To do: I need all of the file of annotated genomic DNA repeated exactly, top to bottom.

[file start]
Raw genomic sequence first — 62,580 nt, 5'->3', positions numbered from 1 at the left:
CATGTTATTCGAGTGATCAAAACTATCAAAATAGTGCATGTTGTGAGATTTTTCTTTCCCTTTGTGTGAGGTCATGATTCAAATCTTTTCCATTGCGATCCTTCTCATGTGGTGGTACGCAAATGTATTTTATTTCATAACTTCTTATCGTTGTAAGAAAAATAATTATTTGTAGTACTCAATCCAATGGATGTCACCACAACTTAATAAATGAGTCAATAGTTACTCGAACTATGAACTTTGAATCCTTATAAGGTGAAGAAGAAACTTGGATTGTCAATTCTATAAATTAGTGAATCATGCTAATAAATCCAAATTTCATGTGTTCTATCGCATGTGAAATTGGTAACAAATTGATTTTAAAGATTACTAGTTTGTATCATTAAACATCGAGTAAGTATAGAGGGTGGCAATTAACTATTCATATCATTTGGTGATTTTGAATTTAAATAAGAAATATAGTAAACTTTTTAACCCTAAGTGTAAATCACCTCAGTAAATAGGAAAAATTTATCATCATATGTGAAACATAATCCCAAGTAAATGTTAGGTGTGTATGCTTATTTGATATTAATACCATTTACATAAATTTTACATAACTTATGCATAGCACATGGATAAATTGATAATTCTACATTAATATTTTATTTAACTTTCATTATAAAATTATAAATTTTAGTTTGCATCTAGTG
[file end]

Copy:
Raw genomic sequence first — 62,580 nt, 5'->3', positions numbered from 1 at the left:
CATGTTATTCGAGTGATCAAAACTATCAAAATAGTGCATGTTGTGAGATTTTTCTTTCCCTTTGTGTGAGGTCATGATTCAAATCTTTTCCATTGCGATCCTTCTCATGTGGTGGTACGCAAATGTATTTTATTTCATAACTTCTTATCGTTGTAAGAAAAATAATTATTTGTAGTACTCAATCCAATGGATGTCACCACAACTTAATAAATGAGTCAATAGTTACTCGAACTATGAACTTTGAATCCTTATAAGGTGAAGAAGAAACTTGGATTGTCAATTCTATAAATTAGTGAATCATGCTAATAAATCCAAATTTCATGTGTTCTATCGCATGTGAAATTGGTAACAAATTGATTTTAAAGATTACTAGTTTGTATCATTAAACATCGAGTAAGTATAGAGGGTGGCAATTAACTATTCATATCATTTGGTGATTTTGAATTTAAATAAGAAATATAGTAAACTTTTTAACCCTAAGTGTAAATCACCTCAGTAAATAGGAAAAATTTATCATCATATGTGAAACATAATCCCAAGTAAATGTTAGGTGTGTATGCTTATTTGATATTAATACCATTTACATAAATTTTACATAACTTATGCATAGCACATGGATAAATTGATAATTCTACATTAATATTTTATTTAACTTTCATTATAAAATTATAAATTTTAGTTTGCATCTAGTG